The Girl in the Pink Scarf

The Girl in the Pink Scarf

Malala Yousafzai’s rose-hued shawl is an unlikely fashion hero

My niece Maleeha is as pretty as a teenager can be. She goes to one of the better schools in Mumbai and has had a cultured Muslim upbringing at home. She wears shorts and hangs about her pals at the Phoenix Mills mall and the newly opened gaming parlour,Smaaash. She was just gifted her first Louis Vuitton purse for her birthday this summer. This year,she begins cramming for her dreaded 10th grade. Her favourite colour,among others,is pink.

Maleeha looks a lot like Malala Yousafzai. In fact,they could be twins. Maleeha,Malala.

Malala today enjoys privileges of another kind. She is being educated in England,sponsored by their government.

On her 16th birthday,she spoke at the United Nations headquarters in New York in front of world leaders. Her speech was telecast globally and youngsters of almost every country present at the assembly sang Happy Birthday for her. But Malala has taken a long and painful road here,one stained with her own blood.


The daughter of a teacher,Malala grew up in the once-beautiful Swat Valley of Pakistan,what the country calls “the Switzerland of the East”. The area is now occupied by Taliban militants — where women have been banned from work,visiting a hospital or even a tailor. Young girls are stoned,acid is thrown on their faces,or they are simply killed if they are seen going to school.

Malala was shot in the head last October at point-blank range while in a school bus. She was campaigning for girls’ right to education. She was flown by international peacekeepers to a Birmingham hospital and survived. She hopes her rights will survive bigotry too.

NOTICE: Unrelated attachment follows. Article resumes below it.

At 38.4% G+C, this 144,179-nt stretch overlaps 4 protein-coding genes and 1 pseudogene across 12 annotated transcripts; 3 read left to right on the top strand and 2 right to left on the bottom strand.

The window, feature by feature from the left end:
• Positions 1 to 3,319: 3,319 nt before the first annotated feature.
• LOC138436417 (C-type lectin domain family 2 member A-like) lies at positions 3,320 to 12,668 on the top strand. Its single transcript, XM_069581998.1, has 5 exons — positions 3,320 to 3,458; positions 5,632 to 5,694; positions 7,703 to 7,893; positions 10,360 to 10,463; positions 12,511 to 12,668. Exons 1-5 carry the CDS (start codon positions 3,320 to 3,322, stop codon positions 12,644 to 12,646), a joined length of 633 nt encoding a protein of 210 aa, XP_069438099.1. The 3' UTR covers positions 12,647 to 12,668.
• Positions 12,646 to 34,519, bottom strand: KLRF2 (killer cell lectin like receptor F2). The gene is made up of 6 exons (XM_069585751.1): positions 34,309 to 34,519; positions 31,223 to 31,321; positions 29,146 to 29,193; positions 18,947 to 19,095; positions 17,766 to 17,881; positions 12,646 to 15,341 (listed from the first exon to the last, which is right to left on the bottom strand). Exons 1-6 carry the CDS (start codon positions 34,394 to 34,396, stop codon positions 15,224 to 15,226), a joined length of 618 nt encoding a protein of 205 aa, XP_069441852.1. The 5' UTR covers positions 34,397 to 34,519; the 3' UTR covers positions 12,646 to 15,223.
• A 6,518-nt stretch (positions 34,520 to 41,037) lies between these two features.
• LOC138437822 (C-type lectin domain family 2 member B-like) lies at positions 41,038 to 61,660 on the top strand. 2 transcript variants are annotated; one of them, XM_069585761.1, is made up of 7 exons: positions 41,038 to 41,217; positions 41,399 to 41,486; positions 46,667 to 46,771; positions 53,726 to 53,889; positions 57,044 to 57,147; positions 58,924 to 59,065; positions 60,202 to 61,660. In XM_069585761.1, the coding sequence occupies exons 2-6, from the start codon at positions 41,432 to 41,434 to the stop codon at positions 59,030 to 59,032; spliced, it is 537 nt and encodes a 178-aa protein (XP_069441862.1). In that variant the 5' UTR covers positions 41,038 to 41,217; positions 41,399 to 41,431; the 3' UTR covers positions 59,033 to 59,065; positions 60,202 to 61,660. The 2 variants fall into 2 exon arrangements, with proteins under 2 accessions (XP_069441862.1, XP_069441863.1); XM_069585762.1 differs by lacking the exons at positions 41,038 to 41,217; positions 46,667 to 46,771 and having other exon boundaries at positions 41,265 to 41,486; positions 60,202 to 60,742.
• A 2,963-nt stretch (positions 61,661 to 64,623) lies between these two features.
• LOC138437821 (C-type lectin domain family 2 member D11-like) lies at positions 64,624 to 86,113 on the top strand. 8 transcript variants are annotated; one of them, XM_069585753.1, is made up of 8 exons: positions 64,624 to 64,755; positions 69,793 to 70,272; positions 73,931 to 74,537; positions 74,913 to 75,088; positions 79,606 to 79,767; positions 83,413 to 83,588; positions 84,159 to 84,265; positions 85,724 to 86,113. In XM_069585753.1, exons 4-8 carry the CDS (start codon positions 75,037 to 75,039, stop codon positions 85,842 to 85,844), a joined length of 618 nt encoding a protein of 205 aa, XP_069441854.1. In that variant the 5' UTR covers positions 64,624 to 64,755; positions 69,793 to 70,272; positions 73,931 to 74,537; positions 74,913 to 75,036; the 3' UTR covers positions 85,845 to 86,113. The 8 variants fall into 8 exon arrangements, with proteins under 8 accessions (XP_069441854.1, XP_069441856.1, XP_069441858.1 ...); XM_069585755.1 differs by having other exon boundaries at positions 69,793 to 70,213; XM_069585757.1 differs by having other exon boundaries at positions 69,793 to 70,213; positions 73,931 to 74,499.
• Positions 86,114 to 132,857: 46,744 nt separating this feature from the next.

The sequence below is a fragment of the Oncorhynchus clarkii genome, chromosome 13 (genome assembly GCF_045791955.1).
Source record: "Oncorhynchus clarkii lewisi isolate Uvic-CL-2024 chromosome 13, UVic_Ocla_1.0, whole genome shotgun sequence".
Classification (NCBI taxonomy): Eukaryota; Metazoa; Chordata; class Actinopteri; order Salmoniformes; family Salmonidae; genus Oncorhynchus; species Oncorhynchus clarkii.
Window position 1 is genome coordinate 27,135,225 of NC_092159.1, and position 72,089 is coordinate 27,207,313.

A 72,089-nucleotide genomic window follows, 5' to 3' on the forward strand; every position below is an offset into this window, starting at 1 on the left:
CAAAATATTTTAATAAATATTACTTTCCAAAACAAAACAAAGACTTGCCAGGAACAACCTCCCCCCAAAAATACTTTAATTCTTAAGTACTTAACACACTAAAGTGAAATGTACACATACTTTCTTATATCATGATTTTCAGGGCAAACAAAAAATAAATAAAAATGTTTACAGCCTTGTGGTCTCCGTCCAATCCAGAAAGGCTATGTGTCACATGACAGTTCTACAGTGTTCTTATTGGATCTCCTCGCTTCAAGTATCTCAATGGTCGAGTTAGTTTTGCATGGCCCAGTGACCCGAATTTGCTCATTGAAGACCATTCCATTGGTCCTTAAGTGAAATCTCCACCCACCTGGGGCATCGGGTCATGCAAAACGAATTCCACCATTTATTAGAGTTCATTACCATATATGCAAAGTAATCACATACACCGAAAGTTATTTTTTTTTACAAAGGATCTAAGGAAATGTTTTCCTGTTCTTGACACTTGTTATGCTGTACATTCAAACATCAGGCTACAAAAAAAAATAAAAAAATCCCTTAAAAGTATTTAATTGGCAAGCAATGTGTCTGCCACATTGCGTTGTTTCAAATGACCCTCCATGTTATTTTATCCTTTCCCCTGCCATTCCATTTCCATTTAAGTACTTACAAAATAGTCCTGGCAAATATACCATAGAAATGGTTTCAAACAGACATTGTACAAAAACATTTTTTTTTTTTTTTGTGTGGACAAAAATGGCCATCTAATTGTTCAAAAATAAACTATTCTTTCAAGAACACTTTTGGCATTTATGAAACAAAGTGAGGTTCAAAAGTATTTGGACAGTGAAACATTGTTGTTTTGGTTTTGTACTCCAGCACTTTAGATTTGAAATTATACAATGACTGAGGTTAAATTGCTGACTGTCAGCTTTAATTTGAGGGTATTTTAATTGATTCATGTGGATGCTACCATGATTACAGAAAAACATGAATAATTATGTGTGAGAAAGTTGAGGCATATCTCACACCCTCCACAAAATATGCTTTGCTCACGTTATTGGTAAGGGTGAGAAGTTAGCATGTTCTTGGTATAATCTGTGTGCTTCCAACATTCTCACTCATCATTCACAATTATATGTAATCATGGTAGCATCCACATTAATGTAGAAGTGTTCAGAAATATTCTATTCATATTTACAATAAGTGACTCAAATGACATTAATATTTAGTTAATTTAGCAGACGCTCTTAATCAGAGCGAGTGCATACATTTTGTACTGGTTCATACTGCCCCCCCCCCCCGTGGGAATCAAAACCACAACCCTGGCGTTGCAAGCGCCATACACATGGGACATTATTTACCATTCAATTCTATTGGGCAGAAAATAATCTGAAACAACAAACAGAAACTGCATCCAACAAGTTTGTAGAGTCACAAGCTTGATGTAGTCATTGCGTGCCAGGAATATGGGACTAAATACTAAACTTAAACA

Midway through her moving and empowering speech at the UN’s special session last week,Malala said all that was needed to change the world was one child,one teacher,one book and one pen.

She began her speech as faithful Muslims begin a new task,by saying “Bismillah ir Rahman ir Rahim”. She stood on the podium,both demure and confident at once,her rosy youth enhanced by a pink dupatta she wore on her head. She then brought attention to a scarf that was once owned by “Benazir Bhutto shahid”,the first and only woman prime minister of Pakistan. It was pink.

Malala Yousufzai has just raised the bar for that colour. She has used its softness to make an impassioned speech,its inherent femininity to remind world leaders of the rights of women,its youthfulness and nurturing to draw attention to basic privileges many young girls across the world are deprived of — school,playgrounds or even lipstick.

When we wear what we do to present a point of view,we call it fashion. All fashion is then a political engagement.

On Malala’s young and resolute

frame,pink made a compelling statement. With great verve,it lived up to its role as a gender signifier and laid bare on the world’s stage a woman’s challenges,achievements,aspirations and struggles. Pink made Malala’s journey.

Intrinsically perhaps,Malala knew her scarf had a voice of its own.

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